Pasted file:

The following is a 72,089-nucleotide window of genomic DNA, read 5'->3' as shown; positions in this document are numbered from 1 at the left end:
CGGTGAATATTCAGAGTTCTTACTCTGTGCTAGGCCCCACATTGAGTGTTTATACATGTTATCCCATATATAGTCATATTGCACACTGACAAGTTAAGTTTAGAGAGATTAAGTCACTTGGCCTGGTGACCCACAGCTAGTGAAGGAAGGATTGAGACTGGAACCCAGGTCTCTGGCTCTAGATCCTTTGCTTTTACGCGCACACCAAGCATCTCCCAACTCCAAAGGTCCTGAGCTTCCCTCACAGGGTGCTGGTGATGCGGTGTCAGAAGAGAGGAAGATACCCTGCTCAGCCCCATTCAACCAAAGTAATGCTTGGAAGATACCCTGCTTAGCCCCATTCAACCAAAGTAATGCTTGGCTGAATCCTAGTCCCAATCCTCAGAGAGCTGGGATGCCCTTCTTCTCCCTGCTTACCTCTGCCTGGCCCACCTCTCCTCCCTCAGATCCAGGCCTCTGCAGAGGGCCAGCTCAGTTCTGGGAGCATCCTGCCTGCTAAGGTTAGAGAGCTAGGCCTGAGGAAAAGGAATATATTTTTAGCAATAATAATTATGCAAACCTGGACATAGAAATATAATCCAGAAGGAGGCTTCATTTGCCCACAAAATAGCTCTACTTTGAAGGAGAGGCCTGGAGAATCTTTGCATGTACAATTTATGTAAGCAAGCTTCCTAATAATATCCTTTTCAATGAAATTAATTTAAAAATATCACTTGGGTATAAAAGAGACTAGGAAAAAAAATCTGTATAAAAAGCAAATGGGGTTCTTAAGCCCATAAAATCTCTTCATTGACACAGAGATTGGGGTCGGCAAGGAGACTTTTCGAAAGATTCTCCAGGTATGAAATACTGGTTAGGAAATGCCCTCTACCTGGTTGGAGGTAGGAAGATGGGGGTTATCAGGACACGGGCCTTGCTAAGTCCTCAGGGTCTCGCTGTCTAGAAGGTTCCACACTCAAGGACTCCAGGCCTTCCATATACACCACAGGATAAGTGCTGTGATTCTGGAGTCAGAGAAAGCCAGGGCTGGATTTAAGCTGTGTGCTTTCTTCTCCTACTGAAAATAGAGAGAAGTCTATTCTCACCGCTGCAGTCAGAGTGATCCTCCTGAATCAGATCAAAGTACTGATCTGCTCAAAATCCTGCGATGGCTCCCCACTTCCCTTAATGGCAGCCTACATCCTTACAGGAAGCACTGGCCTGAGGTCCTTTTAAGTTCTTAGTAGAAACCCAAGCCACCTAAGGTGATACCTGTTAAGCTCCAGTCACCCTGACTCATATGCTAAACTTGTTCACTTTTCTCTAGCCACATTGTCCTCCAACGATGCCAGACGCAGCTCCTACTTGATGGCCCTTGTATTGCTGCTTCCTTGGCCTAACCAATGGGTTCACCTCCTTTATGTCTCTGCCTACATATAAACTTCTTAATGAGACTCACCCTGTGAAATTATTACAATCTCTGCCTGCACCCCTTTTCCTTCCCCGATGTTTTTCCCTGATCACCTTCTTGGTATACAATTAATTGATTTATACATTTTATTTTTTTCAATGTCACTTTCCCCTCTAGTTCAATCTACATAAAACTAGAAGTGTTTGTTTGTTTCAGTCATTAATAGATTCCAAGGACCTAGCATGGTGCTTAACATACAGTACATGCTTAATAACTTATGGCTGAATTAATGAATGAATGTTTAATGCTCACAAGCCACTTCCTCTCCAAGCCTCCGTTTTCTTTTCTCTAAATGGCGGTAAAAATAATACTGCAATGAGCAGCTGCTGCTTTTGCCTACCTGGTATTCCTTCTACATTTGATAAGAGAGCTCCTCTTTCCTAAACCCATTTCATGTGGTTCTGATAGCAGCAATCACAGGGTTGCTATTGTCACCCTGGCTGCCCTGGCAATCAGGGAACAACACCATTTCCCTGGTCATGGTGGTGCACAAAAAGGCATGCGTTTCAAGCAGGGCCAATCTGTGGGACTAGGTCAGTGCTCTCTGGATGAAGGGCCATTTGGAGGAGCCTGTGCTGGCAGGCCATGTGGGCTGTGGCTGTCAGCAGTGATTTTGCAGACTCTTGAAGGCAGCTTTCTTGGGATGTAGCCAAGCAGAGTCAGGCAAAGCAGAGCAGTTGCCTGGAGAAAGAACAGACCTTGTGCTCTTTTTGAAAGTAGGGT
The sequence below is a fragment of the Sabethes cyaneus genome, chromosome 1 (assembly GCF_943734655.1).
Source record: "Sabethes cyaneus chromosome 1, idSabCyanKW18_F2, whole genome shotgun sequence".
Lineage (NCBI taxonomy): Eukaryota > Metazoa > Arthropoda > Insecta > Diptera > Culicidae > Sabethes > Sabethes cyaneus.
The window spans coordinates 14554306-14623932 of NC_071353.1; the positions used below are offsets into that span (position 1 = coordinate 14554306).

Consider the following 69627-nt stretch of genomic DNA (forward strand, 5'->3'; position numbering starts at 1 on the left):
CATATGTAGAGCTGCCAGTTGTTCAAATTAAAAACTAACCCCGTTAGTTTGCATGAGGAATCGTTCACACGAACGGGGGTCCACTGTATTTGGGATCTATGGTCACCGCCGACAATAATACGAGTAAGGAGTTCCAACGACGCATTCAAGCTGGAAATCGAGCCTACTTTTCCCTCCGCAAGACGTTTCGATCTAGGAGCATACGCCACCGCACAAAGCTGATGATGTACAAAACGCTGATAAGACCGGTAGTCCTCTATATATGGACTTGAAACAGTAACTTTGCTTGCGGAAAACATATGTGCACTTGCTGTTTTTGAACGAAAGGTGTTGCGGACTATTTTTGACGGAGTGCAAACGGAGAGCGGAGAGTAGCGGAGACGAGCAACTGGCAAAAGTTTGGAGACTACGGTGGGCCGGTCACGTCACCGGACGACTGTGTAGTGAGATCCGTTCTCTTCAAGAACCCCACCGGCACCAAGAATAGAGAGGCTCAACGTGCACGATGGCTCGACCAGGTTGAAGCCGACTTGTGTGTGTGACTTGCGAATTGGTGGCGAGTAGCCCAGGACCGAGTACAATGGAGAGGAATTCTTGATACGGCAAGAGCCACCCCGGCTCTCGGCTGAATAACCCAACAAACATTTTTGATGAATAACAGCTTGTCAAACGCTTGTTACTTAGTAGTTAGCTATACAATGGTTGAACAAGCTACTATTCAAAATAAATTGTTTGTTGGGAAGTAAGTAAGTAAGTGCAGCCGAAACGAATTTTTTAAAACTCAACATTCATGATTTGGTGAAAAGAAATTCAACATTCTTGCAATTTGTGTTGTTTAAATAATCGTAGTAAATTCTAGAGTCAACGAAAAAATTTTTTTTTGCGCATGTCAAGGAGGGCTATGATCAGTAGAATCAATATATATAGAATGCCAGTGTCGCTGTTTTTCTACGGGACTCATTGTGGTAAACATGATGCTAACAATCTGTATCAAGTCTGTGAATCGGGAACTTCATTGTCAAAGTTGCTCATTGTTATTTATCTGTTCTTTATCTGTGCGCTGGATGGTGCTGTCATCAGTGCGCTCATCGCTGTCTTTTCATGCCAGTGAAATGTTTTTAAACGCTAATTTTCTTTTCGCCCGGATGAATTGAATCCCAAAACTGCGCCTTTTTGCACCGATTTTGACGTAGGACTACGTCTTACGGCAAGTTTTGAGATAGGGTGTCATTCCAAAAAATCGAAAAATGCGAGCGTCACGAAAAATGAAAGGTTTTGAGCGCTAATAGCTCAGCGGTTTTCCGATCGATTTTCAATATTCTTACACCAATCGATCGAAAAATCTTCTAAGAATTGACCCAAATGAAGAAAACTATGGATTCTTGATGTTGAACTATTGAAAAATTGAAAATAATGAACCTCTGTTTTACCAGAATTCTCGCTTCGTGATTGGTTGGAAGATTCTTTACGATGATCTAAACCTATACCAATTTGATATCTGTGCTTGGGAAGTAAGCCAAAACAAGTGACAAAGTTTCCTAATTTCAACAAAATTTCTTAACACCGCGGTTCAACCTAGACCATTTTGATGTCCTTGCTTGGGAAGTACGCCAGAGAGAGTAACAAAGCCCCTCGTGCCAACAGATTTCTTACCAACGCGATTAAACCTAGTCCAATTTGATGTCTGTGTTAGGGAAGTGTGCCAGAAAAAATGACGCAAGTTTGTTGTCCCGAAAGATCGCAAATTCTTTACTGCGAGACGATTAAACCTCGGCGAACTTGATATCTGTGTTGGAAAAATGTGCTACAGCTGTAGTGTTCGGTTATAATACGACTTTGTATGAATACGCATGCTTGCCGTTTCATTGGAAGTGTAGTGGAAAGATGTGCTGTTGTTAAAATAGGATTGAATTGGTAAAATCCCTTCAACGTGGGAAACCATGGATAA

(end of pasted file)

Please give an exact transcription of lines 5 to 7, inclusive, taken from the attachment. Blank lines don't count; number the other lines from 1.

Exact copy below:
Lineage (NCBI taxonomy): Eukaryota > Metazoa > Arthropoda > Insecta > Diptera > Culicidae > Sabethes > Sabethes cyaneus.
The window spans coordinates 14554306-14623932 of NC_071353.1; the positions used below are offsets into that span (position 1 = coordinate 14554306).

Consider the following 69627-nt stretch of genomic DNA (forward strand, 5'->3'; position numbering starts at 1 on the left):